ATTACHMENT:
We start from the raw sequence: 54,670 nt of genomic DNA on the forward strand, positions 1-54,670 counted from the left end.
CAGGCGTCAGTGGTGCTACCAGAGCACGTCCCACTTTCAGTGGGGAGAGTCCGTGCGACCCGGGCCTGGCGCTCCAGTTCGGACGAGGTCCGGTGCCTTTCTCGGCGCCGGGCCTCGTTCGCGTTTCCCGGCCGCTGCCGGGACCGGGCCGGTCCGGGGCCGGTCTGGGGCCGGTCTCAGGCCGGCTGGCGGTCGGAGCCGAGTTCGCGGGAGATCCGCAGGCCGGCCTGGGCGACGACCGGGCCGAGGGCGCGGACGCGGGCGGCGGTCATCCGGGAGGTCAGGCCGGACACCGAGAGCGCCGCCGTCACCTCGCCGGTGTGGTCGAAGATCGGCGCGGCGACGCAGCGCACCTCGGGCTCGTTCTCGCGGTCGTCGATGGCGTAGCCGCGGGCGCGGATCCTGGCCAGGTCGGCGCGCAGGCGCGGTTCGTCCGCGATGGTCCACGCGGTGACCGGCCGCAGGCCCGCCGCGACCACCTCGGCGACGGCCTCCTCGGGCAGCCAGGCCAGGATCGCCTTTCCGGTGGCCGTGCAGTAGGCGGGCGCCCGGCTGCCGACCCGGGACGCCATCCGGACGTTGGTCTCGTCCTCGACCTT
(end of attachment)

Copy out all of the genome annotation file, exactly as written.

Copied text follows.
We start from the raw sequence: 54,670 nt of genomic DNA on the forward strand, positions 1-54,670 counted from the left end.
CAGGCGTCAGTGGTGCTACCAGAGCACGTCCCACTTTCAGTGGGGAGAGTCCGTGCGACCCGGGCCTGGCGCTCCAGTTCGGACGAGGTCCGGTGCCTTTCTCGGCGCCGGGCCTCGTTCGCGTTTCCCGGCCGCTGCCGGGACCGGGCCGGTCCGGGGCCGGTCTGGGGCCGGTCTCAGGCCGGCTGGCGGTCGGAGCCGAGTTCGCGGGAGATCCGCAGGCCGGCCTGGGCGACGACCGGGCCGAGGGCGCGGACGCGGGCGGCGGTCATCCGGGAGGTCAGGCCGGACACCGAGAGCGCCGCCGTCACCTCGCCGGTGTGGTCGAAGATCGGCGCGGCGACGCAGCGCACCTCGGGCTCGTTCTCGCGGTCGTCGATGGCGTAGCCGCGGGCGCGGATCCTGGCCAGGTCGGCGCGCAGGCGCGGTTCGTCCGCGATGGTCCACGCGGTGACCGGCCGCAGGCCCGCCGCGACCACCTCGGCGACGGCCTCCTCGGGCAGCCAGGCCAGGATCGCCTTTCCGGTGGCCGTGCAGTAGGCGGGCGCCCGGCTGCCGACCCGGGACGCCATCCGGACGTTGGTCTCGTCCTCGACCTT